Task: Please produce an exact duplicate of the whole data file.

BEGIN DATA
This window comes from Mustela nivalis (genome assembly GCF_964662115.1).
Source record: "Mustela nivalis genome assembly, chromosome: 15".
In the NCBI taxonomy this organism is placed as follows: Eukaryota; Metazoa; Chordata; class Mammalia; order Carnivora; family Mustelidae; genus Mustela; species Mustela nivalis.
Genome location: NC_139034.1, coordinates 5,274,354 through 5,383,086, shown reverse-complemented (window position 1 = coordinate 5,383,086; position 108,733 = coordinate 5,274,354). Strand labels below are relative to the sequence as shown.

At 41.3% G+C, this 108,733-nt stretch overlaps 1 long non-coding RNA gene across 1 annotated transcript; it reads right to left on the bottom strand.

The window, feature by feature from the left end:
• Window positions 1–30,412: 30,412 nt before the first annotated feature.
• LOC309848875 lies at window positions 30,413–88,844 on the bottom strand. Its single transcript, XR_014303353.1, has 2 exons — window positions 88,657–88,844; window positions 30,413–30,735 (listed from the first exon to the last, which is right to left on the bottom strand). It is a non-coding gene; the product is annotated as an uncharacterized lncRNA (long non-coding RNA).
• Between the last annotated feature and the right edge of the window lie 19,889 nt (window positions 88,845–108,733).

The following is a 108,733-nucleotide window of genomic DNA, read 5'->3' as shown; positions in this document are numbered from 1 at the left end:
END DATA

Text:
This window comes from Mustela nivalis (genome assembly GCF_964662115.1).
Source record: "Mustela nivalis genome assembly, chromosome: 15".
In the NCBI taxonomy this organism is placed as follows: Eukaryota; Metazoa; Chordata; class Mammalia; order Carnivora; family Mustelidae; genus Mustela; species Mustela nivalis.
Genome location: NC_139034.1, coordinates 5,274,354 through 5,383,086, shown reverse-complemented (window position 1 = coordinate 5,383,086; position 108,733 = coordinate 5,274,354). Strand labels below are relative to the sequence as shown.

At 41.3% G+C, this 108,733-nt stretch overlaps 1 long non-coding RNA gene across 1 annotated transcript; it reads right to left on the bottom strand.

The window, feature by feature from the left end:
• Window positions 1–30,412: 30,412 nt before the first annotated feature.
• LOC309848875 lies at window positions 30,413–88,844 on the bottom strand. Its single transcript, XR_014303353.1, has 2 exons — window positions 88,657–88,844; window positions 30,413–30,735 (listed from the first exon to the last, which is right to left on the bottom strand). It is a non-coding gene; the product is annotated as an uncharacterized lncRNA (long non-coding RNA).
• Between the last annotated feature and the right edge of the window lie 19,889 nt (window positions 88,845–108,733).

The following is a 108,733-nucleotide window of genomic DNA, read 5'->3' as shown; positions in this document are numbered from 1 at the left end: